Descriptive Elections: Empowering the American Electorate (Paperback)
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Elections are in trouble with general low levels of interest and turnout; Jeanette Morehouse Mendez and Rebekah Herrick suggest that if candidates looked more like America does, these problems would decrease. They call these elections where candidates differ in key social demographic traits descriptive elections. They predict that races that have candidates of different race and/or gender will see higher voter turnout out, because voters will be more interested in these races and will have less alienation and indifference. In addition, they predict that voters' stereotypes/gender preferences, as well as elite behavior, can contribute to greater voter engagement. They also predict that campaigns in these elections will discuss a wider variety of issues, and the media will do likewise. They test their expectations by examining the gender mix of candidates in gubernatorial, congressional, and state legislative races. The results suggest that voters in mixed-gender and women-only elections have less alienation, less indifference, and greater interest. They also are more likely to vote. The results offer more modest evidence that campaigns and media coverage differ in these races. Thus the authors conclude that voters' gender stereotypes and preferences have a larger effect on voters' engagements in descriptive elections.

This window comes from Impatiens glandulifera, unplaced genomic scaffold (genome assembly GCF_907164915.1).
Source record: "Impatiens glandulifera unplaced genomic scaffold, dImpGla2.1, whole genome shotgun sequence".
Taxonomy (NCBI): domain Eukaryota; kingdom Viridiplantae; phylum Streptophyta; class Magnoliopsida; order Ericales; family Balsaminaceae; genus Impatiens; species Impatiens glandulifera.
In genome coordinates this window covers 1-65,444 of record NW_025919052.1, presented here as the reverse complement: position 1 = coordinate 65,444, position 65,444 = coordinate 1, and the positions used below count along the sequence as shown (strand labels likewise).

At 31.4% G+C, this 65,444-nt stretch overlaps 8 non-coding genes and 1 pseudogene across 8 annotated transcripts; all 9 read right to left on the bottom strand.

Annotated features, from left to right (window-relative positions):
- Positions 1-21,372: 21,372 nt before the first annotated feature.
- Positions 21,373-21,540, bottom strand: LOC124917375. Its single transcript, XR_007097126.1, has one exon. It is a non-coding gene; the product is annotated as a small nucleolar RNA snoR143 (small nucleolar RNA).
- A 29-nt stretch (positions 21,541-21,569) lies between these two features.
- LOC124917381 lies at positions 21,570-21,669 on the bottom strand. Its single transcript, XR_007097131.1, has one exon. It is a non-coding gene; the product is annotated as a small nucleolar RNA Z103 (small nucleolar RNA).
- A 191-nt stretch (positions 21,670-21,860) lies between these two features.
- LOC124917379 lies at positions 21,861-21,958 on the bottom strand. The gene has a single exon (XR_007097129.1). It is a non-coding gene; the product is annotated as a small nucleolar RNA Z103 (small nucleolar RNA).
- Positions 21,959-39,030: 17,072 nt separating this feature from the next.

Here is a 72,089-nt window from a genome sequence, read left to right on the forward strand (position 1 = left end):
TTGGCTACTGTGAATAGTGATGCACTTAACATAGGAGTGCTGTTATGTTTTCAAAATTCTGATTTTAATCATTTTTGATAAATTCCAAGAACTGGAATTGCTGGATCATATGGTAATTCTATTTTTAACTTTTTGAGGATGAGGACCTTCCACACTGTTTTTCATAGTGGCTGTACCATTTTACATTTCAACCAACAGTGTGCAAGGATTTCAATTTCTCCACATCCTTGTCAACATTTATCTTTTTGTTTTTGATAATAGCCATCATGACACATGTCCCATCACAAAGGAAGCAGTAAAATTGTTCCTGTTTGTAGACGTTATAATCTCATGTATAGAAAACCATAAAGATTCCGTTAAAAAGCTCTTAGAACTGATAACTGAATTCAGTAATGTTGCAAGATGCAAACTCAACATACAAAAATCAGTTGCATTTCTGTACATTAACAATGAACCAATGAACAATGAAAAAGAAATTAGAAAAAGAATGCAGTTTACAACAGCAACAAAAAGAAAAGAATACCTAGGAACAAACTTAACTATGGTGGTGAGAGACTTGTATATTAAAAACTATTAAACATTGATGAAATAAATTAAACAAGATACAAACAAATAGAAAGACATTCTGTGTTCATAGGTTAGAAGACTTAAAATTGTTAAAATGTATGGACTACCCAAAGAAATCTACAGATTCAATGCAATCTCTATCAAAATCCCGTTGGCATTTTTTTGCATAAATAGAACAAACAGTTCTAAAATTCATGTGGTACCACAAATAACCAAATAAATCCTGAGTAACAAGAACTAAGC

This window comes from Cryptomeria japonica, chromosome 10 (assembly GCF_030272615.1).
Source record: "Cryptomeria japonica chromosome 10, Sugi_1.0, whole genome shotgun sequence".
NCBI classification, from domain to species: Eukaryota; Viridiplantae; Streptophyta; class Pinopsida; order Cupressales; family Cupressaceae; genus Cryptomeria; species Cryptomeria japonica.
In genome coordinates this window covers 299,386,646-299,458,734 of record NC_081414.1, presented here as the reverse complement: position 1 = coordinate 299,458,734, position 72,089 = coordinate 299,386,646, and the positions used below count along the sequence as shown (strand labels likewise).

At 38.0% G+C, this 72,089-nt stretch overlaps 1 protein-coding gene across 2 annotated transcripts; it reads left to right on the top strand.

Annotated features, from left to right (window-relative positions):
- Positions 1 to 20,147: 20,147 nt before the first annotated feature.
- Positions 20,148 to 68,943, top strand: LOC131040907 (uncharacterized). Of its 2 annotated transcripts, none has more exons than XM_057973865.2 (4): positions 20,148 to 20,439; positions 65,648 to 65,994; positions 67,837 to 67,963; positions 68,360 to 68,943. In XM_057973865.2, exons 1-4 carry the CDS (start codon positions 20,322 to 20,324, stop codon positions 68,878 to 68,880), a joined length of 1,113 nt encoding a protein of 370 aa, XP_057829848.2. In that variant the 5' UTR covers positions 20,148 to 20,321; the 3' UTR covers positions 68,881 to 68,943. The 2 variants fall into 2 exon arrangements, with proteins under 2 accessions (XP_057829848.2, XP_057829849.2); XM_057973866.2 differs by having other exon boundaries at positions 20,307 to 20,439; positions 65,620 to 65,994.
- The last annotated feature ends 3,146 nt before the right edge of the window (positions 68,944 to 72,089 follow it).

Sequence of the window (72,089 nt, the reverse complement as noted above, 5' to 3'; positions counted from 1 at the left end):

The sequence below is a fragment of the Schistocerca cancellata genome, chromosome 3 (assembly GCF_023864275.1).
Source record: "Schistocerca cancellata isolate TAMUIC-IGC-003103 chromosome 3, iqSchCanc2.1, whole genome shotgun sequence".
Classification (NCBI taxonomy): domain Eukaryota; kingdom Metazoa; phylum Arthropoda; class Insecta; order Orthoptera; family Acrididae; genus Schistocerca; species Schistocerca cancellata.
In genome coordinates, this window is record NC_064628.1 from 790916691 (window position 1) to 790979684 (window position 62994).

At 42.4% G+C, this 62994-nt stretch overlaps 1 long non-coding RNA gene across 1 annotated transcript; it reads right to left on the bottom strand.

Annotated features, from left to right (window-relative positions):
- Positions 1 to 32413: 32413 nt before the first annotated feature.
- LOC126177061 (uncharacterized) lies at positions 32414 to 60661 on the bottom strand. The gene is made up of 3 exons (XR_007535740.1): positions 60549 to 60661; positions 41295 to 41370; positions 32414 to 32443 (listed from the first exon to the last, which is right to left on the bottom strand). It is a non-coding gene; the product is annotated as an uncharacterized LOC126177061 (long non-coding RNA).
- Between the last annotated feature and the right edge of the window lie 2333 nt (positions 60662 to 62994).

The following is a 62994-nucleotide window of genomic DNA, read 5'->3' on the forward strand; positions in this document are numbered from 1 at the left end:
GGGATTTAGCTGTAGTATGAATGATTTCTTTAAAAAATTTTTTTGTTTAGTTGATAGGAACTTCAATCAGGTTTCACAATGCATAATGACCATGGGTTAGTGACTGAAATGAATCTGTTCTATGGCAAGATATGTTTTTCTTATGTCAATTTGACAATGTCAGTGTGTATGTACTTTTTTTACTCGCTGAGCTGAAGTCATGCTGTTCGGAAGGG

About the Author
Jeanette Morehouse Mendez is professor and head of the Political Science Department at Oklahoma State University. Rebekah Herrick is professor of political science at Oklahoma State University.